Back to school tip for non-verbal children:
Going on vacation is exciting for most people, but, when it’s over and you’re telling, or boring, friends and family with all the details is part of reliving the fun. That is, if you are verbal. My son couldn’t do this and it made me very sad. BJ has Cerebral Palsy and is non-verbal, making it impossible for him to return to school and share his vacation news. I don’t know about you, but, I couldn’t wait to get back to school to swap stories with my friends and have my news day to tell my class about my vacation.
Helping BJ Share
As a family we are constantly trying to give BJ new experiences. We look for activities that he can participate in despite his wheelchair and poor hand function. He is a vibrant, social boy who wants to be where the action is. We fill our vacations with as many fun activities as we can, but, when he was younger he had no way to tell everyone about what he had done. His hand function was not good enough to operate a voice output device and iPads weren’t invented… hard to imagine I know.
I was frustrated watching him just smile when teachers asked BJ “how was your vacation?” I decided he needed a way to share his news.
Sharing his story…his way
We started to use our many vacation photos to tell a story. Using Microsoft Publisher we combined photos and text into a book format. We would then laminate the books to make them sturdy enough for him (and easier) to turn the pages.
It was important to give information that encapsulated, not only, what we had done, but also, BJ’s feelings and reactions to the outing or event. An example would be our trip to Disneyland. Instead of writing under the picture “we went to Disneyland and rode on the Buzz Lightyear ride”, we would write the following: “I was so excited to go to Disneyland on vacation. My favourite ride was Buzz Lightyear. I loved Dad helping me shoot the targets. Mum and AJ, my sister, were in one vehicle and Dad and I were in the other. Boys versus girls is fun. Guess what? Boys won!” This sentence gives a teacher or communication partner more to comment on. BJ would usually respond by smiling or excitedly vocalising while the teacher shared his news. He also could show which activities were his favourites by flicking to the page he liked best.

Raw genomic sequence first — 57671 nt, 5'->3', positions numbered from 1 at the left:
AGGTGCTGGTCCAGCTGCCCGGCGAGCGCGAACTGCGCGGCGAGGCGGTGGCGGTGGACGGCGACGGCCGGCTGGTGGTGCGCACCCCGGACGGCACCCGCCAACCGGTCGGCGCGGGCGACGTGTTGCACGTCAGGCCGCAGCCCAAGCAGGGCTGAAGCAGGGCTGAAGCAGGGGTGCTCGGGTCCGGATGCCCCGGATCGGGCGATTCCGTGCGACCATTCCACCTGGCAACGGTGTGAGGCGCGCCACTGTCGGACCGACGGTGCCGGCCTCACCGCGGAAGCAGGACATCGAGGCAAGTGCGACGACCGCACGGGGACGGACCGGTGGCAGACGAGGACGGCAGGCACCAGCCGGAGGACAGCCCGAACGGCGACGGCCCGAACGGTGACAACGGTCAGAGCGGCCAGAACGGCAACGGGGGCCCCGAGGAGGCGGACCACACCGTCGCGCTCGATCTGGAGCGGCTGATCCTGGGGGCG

It did take a little educating communication partners to ensure BJ’s news was shared his way. We didn’t care if he skipped ahead to the middle of the book because if that was his favourite it was only natural for him to want to ‘tell’ that bit first. BJ was at a disadvantage being down low in a wheelchair and we had to ensure that whoever was looking at his book was at the same level so he was ‘telling the story’.
Creating Successful Opportunities
The books became such a success that we started making them at the end of each weekend. They were just a short version of the vacation books. Staff and students used to love Monday’s when BJ would come with his weekend news. I have met staff years later that have commented how much they missed it when BJ moved from their class and they no longer had the news books to look forward to on a Monday morning. Not every weekend was jam packed with exciting news. Some weekends would be a picture of BJ having a haircut, a trip to the nursery to buy plants for the garden and a picnic in the backyard. It didn’t matter what the news was really because each week the staff was learning more about BJ that they couldn’t pick up from incidental class conversations. It was another opportunity for BJ to engage with others and it gave an insight into his likes and dislikes.
BJ now has a voice output device and each week’s news and vacation stories go on that. He still enjoys reliving ‘the old days’ by looking through his old storybooks so they have stood the test of time.
It may sound like a lot of work to Moms and Dads who are already dealing with therapy, medical appointments and all the other demands of a child with special needs. Once we became familiar with the process of making the books it didn’t take a lot of time, maybe a half hour. It isn’t much when it gives someone a voice and a way to participate in a ‘conversation’. It became part of the routine and we did sometimes dread it, but, when we handed it to BJ to take to school and saw his joy, we felt our efforts were appreciated.
Read more Back-to School-tips ––> School Success Tips